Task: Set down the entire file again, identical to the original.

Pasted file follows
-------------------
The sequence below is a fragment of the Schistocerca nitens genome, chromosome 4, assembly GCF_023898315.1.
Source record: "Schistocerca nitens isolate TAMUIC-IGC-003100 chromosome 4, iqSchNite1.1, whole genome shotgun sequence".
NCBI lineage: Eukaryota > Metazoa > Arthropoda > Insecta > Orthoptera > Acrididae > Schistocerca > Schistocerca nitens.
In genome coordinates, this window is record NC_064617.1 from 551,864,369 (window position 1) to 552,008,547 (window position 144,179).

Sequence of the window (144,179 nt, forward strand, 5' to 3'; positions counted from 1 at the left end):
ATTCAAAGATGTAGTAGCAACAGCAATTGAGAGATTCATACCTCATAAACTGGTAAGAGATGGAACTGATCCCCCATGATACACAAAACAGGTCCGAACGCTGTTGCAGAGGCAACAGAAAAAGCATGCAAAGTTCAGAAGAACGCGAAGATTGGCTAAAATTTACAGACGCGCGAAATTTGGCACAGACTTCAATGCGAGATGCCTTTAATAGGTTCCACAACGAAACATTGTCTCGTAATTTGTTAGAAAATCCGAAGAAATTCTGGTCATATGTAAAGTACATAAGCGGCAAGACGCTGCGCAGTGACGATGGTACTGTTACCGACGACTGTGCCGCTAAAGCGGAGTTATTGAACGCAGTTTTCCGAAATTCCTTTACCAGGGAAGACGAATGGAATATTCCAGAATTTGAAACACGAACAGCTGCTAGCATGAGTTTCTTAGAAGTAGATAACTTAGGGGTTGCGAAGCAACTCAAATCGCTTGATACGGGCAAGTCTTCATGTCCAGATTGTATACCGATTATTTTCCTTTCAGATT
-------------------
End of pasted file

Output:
The sequence below is a fragment of the Schistocerca nitens genome, chromosome 4, assembly GCF_023898315.1.
Source record: "Schistocerca nitens isolate TAMUIC-IGC-003100 chromosome 4, iqSchNite1.1, whole genome shotgun sequence".
NCBI lineage: Eukaryota > Metazoa > Arthropoda > Insecta > Orthoptera > Acrididae > Schistocerca > Schistocerca nitens.
In genome coordinates, this window is record NC_064617.1 from 551,864,369 (window position 1) to 552,008,547 (window position 144,179).

Sequence of the window (144,179 nt, forward strand, 5' to 3'; positions counted from 1 at the left end):
ATTCAAAGATGTAGTAGCAACAGCAATTGAGAGATTCATACCTCATAAACTGGTAAGAGATGGAACTGATCCCCCATGATACACAAAACAGGTCCGAACGCTGTTGCAGAGGCAACAGAAAAAGCATGCAAAGTTCAGAAGAACGCGAAGATTGGCTAAAATTTACAGACGCGCGAAATTTGGCACAGACTTCAATGCGAGATGCCTTTAATAGGTTCCACAACGAAACATTGTCTCGTAATTTGTTAGAAAATCCGAAGAAATTCTGGTCATATGTAAAGTACATAAGCGGCAAGACGCTGCGCAGTGACGATGGTACTGTTACCGACGACTGTGCCGCTAAAGCGGAGTTATTGAACGCAGTTTTCCGAAATTCCTTTACCAGGGAAGACGAATGGAATATTCCAGAATTTGAAACACGAACAGCTGCTAGCATGAGTTTCTTAGAAGTAGATAACTTAGGGGTTGCGAAGCAACTCAAATCGCTTGATACGGGCAAGTCTTCATGTCCAGATTGTATACCGATTATTTTCCTTTCAGATT